Change maker

Founder story

#tinytobig

The mission?
To help1 million people out of poverty and stay out of it.

For years Laurien Meuter (1976) worked as a banker for ABN AMRO in Amsterdam, the Netherlands. Today, her work focuses on the least fortunate in the world. Her mission? To help 1 million people to break their own poverty cycle and to stay out of it.

I was born in an affluent neighborhood close to Amsterdam. With a carefree upbringing, I basically lived the life that a child born in a family, grown up in a social circle like mine, was destined to live: grammar school, the local tennis club, studied Corporate Finance, became a banker and bought an apartment on one of the Amsterdam canals at 30.

Looking back, I never questioned what I was doing with my life. Where I was going. I was just living happy and carefree. And had it not been for Kiran and Sharief, I think I might never have.

'One day he was
gone'

Kiran (7) was a drug addicted child living on the streets of Mumbai, India. I met him at a shelter in 2005, where I volunteered during the weekends. During the week I worked for ABN-Amro. Kiran and I had an instant connection and spent lots of time together. One day he was gone. According to his friends, he took an overdose behind the station, a life-threatening area for anyone. Without thinking, I went out to search for him, determined to find him. I searched for hours and hours coming across the most horrible scenes. I never saw Kiran again.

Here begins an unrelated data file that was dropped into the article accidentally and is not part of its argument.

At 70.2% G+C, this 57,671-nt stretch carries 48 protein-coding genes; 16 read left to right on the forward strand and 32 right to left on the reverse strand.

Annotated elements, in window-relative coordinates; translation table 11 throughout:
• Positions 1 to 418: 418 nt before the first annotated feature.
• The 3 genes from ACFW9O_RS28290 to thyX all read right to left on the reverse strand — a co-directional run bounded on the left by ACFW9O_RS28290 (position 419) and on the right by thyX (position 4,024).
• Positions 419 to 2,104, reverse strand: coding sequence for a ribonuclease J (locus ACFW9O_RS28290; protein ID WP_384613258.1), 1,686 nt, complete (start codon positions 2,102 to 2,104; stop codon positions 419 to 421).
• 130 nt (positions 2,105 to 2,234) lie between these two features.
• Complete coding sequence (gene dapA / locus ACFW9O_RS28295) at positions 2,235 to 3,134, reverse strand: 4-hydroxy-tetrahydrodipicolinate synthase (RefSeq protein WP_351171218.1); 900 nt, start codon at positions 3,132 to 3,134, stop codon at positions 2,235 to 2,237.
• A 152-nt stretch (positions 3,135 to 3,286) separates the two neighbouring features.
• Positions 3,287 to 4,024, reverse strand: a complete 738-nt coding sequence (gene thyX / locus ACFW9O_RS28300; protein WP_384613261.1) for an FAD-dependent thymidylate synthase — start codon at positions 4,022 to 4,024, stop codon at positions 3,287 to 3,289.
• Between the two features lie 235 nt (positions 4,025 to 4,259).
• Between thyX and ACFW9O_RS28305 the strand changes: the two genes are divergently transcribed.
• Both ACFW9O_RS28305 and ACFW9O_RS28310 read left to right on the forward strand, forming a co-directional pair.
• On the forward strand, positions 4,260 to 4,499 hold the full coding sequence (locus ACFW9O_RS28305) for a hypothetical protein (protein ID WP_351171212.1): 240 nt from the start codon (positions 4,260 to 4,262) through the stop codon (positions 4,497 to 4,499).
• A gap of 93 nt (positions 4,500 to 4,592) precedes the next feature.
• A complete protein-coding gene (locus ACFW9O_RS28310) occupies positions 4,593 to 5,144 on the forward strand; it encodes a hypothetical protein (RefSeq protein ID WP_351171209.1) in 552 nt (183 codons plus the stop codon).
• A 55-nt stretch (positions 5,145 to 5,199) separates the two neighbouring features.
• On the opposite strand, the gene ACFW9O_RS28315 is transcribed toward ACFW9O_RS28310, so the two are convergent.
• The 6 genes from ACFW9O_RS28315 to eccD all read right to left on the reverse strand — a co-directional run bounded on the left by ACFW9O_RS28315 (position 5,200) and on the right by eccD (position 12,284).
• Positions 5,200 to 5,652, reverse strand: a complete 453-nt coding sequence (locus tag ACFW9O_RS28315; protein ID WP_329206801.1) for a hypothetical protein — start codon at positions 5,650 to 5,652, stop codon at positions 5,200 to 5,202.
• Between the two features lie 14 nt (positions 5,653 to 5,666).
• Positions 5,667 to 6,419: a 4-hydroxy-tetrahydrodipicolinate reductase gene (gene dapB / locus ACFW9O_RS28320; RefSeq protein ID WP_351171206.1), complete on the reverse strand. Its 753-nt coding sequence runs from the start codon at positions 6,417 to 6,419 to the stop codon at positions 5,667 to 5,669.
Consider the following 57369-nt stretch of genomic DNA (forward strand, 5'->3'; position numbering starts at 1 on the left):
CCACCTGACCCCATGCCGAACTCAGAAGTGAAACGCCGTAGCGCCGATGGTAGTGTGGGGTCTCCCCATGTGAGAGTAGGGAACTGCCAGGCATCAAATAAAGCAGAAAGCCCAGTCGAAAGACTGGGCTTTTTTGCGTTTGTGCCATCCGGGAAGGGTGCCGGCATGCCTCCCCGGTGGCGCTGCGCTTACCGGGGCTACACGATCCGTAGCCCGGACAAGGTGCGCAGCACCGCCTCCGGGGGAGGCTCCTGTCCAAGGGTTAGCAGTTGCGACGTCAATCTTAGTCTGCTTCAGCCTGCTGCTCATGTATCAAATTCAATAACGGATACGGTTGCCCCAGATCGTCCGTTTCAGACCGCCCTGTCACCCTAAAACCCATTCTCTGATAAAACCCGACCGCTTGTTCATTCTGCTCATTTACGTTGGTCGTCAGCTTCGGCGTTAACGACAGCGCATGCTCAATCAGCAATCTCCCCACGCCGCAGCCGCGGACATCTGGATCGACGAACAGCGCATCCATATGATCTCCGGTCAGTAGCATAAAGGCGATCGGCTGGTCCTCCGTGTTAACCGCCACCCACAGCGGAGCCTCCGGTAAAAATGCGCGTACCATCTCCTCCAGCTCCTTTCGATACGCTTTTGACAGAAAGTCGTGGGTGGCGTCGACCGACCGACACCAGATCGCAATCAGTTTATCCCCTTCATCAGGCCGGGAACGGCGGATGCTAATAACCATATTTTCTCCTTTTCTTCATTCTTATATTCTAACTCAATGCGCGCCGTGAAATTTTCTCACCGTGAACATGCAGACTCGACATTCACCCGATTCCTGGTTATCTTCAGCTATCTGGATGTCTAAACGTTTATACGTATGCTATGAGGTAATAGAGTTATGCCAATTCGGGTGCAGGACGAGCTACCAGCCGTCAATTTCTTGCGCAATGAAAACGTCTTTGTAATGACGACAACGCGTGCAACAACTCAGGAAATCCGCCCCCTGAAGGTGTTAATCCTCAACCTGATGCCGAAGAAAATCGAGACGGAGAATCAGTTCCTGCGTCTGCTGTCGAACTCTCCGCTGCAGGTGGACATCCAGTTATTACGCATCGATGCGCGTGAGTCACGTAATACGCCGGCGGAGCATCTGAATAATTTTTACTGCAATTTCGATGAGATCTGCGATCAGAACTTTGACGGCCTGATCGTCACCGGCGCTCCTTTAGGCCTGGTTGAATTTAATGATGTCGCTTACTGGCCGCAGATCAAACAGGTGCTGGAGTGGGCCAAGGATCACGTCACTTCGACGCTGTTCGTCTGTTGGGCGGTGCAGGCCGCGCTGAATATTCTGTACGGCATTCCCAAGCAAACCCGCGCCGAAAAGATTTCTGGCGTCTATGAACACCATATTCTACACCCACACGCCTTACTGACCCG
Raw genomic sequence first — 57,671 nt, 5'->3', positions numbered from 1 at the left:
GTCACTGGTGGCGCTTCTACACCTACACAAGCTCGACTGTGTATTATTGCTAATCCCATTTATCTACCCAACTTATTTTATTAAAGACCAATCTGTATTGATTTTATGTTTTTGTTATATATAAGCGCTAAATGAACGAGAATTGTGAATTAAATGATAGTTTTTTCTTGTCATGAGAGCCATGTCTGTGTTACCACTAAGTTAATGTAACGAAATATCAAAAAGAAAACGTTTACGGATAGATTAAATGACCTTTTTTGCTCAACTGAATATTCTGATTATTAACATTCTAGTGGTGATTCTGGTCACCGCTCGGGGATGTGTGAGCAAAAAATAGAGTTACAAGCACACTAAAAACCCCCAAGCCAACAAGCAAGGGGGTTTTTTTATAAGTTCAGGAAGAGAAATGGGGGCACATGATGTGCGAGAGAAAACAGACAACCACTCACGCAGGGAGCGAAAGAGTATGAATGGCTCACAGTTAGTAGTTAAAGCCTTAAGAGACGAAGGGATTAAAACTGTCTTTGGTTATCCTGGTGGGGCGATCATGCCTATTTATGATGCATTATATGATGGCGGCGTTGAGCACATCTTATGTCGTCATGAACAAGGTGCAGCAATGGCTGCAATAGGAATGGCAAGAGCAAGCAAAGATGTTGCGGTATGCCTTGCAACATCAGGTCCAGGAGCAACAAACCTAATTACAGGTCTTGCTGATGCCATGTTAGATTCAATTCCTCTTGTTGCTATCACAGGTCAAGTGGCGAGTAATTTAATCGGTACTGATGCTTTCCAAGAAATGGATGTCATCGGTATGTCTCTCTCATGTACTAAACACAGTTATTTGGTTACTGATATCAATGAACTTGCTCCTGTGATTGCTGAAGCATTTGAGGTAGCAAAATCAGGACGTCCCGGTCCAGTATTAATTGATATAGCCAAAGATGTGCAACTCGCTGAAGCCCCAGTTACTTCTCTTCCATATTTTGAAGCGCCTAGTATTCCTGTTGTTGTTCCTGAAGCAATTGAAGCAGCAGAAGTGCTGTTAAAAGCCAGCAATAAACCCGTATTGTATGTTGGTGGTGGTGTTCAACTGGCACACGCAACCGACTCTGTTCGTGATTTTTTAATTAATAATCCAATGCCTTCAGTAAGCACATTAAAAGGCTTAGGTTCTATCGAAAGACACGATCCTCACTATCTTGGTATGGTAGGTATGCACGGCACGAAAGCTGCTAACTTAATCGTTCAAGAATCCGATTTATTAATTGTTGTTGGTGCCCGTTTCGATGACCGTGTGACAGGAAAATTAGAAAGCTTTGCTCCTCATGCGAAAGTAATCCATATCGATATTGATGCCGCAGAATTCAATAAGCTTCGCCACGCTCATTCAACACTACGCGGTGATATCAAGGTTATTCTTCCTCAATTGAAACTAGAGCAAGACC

Looking back during search for Kiran the seed was planted for what Tiny Miracles is doing today. Kiran’s photo is still in my little shrine at my house. He has been and always will be the source of inspiration for Tiny Miracles.

girls with clothes drying

‘I rolled up my sleeves
and just started’

Sharief and I ‘met’ while riding my bicycle in Amsterdam: I did not give him right of way and I ended up under the wheels of his van. After this accident I was in a rehab centre every day with two complete strangers. Through daily conversations, a close bond grew between us. But unlike what I was used to, our conversations were never about what kind of work we did, where we lived, who we knew and what we bought. I realized that the life I was living could be so much more fun and fulfilling if I listened to my internal compass than that I made my decisions influenced by external expectations. The urge to listen to my heart grew stronger and my purpose became more and more clear.

I called Sharief and thanked him. I told him that the consequences of the accident had brought me one of the most important lessons of my life – the seed that Kiran planted had had time to grow.

I founded Tiny Miracles as soon as I had recovered. I had no plan but I had determination. I rolled up my sleeves and just started.